Most ThinkPads are black. I am fortunate to have been sent the silver model. I really prefer it. The display is surrounded by a black bezel that is not as thin as the latest trend in ultrabooks. This may be a result of the Mil-SPEC consideration. Still, the 14″ screen has vibrant colors and sharp images with it’s 1080p resolution. Unfortunately, this is not a matte display so there is quite the reflection with overhead lighting. There was a moment when I flipped the keyboard around and used the X1 in tablet mode. I had a need to markup the screen so I whipped out the Active Pen. It works really well. Without any setup, the Active Pen was usable and I felt like it was reading my mind. I marked up the Word document. Many laptops ship with and support pens. What none of them do, other than the X1, is provide a holster for the pen inside the chassis. That makes the pen way more usable. And a cool trick: the pen charges while it’s inside the chassis. For more than a year, I used a Microsoft Surface Book as my primary laptop for work. The pen is fantastic but I hardly used it because I couldn’t easily keep track of it in my bag. Sometimes I’d leave town and forget it at home. That isn’t a problem with the X1!
Th X1 does a lot of things right. The audio is not one of those areas. I’m not an audio guy but I can tell something isn’t quite right with these speakers. The sound is hollow and tinny. I can live with it but I’ve seen other Lenovo laptops with Dolby certified speakers and hardware – they sound much better.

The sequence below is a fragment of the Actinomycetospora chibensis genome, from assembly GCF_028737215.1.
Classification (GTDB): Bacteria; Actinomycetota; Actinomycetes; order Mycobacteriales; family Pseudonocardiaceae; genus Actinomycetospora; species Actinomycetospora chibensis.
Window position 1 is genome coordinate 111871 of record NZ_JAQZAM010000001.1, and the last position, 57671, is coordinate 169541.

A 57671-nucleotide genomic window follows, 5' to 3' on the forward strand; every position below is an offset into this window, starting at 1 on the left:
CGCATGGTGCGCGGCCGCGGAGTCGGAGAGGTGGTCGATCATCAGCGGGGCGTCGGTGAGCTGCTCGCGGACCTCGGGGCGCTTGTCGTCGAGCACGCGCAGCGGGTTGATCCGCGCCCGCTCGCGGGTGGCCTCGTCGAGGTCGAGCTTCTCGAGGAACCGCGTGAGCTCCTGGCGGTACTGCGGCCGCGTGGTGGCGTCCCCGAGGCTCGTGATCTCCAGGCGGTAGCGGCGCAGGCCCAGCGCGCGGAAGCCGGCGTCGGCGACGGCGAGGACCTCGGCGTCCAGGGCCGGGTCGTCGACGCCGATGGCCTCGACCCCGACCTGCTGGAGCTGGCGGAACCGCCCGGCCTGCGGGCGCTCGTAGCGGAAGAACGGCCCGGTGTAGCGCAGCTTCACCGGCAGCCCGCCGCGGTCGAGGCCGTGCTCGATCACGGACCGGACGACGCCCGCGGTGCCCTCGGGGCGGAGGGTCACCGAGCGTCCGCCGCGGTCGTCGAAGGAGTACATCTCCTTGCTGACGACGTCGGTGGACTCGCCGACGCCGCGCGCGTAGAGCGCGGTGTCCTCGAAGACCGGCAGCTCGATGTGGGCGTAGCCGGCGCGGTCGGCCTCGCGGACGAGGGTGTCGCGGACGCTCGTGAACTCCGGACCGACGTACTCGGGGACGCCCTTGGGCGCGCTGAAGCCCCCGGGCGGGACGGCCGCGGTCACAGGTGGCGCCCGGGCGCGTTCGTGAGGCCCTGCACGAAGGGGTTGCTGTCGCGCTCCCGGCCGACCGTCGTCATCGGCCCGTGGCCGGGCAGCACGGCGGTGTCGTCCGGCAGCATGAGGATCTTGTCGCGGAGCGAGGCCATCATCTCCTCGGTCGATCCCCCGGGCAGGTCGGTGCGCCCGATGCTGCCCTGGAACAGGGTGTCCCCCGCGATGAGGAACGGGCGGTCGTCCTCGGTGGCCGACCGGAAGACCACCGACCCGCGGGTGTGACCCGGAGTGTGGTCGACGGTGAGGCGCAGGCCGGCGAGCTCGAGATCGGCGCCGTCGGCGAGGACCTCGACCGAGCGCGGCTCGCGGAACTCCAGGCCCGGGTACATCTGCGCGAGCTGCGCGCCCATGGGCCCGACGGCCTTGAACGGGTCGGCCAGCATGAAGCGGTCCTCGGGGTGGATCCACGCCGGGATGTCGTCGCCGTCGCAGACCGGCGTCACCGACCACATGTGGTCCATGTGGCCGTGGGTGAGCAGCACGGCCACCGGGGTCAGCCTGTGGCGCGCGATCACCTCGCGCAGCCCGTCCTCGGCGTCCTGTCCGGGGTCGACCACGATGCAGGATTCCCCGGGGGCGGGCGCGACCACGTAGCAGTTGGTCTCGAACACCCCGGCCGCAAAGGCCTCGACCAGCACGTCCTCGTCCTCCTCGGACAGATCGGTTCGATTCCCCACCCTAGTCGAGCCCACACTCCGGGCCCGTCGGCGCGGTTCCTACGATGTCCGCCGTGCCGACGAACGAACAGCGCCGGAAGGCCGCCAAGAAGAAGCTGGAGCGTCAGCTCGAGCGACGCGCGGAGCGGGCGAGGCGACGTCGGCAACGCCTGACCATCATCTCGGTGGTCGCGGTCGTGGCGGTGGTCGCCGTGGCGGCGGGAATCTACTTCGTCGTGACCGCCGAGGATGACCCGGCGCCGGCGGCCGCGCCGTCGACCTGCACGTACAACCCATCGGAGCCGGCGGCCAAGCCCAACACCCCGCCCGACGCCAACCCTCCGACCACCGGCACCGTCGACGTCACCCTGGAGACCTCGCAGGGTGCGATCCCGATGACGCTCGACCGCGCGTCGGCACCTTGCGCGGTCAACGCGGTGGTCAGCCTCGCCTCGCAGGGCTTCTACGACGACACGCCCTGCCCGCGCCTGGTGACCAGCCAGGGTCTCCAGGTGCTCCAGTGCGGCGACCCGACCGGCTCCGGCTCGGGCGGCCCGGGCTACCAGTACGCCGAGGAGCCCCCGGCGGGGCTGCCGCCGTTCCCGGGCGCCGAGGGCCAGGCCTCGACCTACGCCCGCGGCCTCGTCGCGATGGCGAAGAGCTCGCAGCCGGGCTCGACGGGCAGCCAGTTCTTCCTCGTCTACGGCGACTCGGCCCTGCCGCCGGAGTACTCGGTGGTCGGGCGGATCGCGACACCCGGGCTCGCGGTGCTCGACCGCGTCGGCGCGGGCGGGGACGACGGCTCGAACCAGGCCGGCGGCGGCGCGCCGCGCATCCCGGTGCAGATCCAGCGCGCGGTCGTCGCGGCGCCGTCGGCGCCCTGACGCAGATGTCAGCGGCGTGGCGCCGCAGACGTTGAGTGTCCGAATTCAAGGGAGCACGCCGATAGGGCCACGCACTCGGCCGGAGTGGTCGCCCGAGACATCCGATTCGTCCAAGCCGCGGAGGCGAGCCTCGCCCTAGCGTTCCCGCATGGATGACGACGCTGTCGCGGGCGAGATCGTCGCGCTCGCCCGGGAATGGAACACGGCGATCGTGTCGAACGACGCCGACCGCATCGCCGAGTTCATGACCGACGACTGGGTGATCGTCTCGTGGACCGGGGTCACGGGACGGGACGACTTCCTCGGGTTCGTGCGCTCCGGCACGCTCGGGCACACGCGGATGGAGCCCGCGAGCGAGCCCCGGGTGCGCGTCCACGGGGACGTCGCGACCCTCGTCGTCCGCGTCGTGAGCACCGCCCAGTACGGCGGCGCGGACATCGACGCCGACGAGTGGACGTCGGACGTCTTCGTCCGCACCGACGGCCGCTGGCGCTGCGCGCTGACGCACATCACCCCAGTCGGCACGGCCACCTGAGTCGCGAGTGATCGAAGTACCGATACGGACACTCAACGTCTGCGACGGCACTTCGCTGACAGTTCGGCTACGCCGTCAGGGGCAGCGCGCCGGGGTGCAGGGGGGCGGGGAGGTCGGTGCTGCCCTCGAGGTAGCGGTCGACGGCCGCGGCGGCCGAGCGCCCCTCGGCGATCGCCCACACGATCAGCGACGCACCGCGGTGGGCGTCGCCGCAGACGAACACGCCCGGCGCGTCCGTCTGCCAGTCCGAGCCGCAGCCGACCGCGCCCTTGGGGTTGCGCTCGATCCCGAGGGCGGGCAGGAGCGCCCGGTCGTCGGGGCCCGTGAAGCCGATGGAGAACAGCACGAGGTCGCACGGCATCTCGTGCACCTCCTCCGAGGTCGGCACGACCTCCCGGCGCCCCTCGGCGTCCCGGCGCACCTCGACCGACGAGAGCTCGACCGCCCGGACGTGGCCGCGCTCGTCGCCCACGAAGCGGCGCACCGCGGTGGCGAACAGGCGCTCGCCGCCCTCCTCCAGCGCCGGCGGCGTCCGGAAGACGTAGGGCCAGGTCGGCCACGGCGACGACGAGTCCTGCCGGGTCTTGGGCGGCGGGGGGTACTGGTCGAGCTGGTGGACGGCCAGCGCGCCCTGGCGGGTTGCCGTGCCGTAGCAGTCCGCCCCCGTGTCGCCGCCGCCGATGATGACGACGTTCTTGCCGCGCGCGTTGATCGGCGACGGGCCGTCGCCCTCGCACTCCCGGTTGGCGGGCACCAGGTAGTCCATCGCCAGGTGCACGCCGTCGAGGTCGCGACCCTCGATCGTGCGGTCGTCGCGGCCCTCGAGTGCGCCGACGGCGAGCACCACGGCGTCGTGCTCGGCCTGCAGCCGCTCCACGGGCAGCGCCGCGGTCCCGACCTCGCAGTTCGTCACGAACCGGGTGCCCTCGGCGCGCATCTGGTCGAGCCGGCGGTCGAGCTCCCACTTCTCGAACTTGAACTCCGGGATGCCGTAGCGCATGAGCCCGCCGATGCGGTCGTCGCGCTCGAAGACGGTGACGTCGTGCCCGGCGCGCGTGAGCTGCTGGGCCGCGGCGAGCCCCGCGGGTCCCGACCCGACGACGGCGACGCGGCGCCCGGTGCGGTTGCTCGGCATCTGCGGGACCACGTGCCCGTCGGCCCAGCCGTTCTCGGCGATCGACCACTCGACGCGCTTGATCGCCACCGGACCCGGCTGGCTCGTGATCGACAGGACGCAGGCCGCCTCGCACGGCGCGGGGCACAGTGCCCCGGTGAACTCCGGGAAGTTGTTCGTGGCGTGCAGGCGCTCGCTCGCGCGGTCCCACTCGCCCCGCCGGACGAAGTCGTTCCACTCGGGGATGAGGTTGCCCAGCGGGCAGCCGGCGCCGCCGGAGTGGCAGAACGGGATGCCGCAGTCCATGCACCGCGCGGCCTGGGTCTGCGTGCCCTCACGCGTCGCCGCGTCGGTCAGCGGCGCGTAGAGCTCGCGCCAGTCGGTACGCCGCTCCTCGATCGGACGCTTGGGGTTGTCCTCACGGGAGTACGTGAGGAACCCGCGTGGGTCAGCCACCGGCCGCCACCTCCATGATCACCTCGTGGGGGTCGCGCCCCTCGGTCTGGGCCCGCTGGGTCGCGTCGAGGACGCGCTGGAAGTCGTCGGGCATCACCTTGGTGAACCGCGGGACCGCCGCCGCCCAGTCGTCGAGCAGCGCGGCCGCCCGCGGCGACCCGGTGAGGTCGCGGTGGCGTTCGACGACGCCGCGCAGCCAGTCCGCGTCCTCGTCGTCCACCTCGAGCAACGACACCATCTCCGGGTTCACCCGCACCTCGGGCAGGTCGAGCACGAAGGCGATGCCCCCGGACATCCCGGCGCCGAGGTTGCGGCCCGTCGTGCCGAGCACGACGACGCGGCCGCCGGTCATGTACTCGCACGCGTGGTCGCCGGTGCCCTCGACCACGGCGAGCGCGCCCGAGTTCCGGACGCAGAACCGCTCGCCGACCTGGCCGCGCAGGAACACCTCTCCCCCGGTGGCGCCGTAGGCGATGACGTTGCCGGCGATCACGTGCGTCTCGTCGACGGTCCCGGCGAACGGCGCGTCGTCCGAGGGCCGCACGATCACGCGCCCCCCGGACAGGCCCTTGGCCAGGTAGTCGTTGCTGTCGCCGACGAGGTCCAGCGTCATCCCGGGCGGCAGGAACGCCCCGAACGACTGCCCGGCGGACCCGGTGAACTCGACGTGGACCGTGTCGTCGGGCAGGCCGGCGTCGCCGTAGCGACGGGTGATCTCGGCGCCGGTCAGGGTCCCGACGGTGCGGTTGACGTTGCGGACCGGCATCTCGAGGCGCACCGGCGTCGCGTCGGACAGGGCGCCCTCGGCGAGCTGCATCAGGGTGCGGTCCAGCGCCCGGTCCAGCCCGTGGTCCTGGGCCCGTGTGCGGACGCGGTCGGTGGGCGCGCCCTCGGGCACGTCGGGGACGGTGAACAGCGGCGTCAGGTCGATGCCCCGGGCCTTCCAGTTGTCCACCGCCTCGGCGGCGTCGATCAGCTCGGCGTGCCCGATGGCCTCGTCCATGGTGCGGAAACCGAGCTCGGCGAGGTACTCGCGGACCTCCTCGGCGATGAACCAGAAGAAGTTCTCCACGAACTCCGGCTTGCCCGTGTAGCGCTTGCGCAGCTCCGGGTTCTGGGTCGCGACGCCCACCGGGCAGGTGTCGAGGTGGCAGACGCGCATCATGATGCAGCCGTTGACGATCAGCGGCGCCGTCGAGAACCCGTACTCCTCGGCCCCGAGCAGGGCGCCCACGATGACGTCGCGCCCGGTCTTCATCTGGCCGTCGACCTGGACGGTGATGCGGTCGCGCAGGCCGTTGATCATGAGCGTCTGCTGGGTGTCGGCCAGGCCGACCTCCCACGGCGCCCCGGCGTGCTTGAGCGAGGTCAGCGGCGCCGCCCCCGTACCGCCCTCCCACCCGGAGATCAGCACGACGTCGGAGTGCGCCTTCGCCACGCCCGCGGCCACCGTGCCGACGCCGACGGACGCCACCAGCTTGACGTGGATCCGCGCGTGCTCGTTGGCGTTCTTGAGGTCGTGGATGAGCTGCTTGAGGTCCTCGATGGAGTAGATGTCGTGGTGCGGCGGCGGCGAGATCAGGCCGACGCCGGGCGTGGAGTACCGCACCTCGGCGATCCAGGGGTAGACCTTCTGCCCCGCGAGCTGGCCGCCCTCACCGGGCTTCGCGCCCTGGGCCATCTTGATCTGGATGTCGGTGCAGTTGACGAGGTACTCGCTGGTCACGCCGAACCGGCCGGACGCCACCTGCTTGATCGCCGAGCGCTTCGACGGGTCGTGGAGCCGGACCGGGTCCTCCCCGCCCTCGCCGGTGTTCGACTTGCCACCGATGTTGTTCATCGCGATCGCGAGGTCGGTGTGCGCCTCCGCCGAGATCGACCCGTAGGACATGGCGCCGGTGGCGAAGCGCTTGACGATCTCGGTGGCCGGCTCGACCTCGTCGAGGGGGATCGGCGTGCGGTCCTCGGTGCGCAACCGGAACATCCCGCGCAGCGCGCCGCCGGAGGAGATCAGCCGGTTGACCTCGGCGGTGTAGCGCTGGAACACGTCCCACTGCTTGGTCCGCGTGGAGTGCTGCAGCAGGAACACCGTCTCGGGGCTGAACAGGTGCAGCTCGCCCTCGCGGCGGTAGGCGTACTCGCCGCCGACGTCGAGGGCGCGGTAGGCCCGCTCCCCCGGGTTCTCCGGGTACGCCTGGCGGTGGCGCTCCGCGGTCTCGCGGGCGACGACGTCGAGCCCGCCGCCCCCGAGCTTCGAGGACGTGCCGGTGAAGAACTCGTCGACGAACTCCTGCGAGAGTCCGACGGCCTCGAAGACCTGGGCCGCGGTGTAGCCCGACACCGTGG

There is an OLED version that only comes in the Core i7 configuration. I’ve used an OLED laptop (the Alienware R3) and they’re beautiful. If you have the extra money they’re worth a look.
The X1 performs daily work tasks without issue. Mixed Microsoft Office use was my primary set of applications. Add Chrome into the fray and that rounds out my app-set. Running multiple Chrome tabs and 1-3 windows was a common affair. I managed to squeeze out around 10 hours of battery life at low brightness with Wi-Fi active. There are other business laptops from Dell and HP that last 20-30% longer. I haven’t personally tested them, however. The fingerprint scanner supports Windows Hello (the webcam does not) but it felt a little less consistent than the Yoga 920. This may be a result of stronger security.
Who is this for?
While it’s targeted at business professionals, I would argue the added durability over and above other ultrabooks makes this a worthwhile consideration for anyone, including students and parents. At work, I famously used a Yoga 2 in 2014 during my 8 hour job interview. If you give many presentations, the X1 is for you. You can transform the laptop into tent mode for small groups. You can also leverage the HDMI out for projectors. The USB C port allows you to connect an adapter for older video port standards. The It’s not a pretty as other consumer laptops, even Lenovo’s, but I’d argue the silver colored chassis is pretty great.